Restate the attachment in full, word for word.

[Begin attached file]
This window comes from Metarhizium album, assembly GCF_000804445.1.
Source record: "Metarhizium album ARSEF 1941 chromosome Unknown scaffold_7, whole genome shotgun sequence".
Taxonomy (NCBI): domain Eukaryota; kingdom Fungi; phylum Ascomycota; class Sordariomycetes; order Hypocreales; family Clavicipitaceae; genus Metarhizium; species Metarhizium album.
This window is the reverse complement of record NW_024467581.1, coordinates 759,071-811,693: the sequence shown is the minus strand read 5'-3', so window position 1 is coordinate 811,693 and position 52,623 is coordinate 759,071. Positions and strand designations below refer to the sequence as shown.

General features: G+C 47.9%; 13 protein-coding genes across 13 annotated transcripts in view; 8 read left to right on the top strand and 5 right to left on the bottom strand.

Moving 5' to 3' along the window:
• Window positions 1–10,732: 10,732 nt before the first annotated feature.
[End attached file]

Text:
This window comes from Metarhizium album, assembly GCF_000804445.1.
Source record: "Metarhizium album ARSEF 1941 chromosome Unknown scaffold_7, whole genome shotgun sequence".
Taxonomy (NCBI): domain Eukaryota; kingdom Fungi; phylum Ascomycota; class Sordariomycetes; order Hypocreales; family Clavicipitaceae; genus Metarhizium; species Metarhizium album.
This window is the reverse complement of record NW_024467581.1, coordinates 759,071-811,693: the sequence shown is the minus strand read 5'-3', so window position 1 is coordinate 811,693 and position 52,623 is coordinate 759,071. Positions and strand designations below refer to the sequence as shown.

General features: G+C 47.9%; 13 protein-coding genes across 13 annotated transcripts in view; 8 read left to right on the top strand and 5 right to left on the bottom strand.

Moving 5' to 3' along the window:
• Window positions 1–10,732: 10,732 nt before the first annotated feature.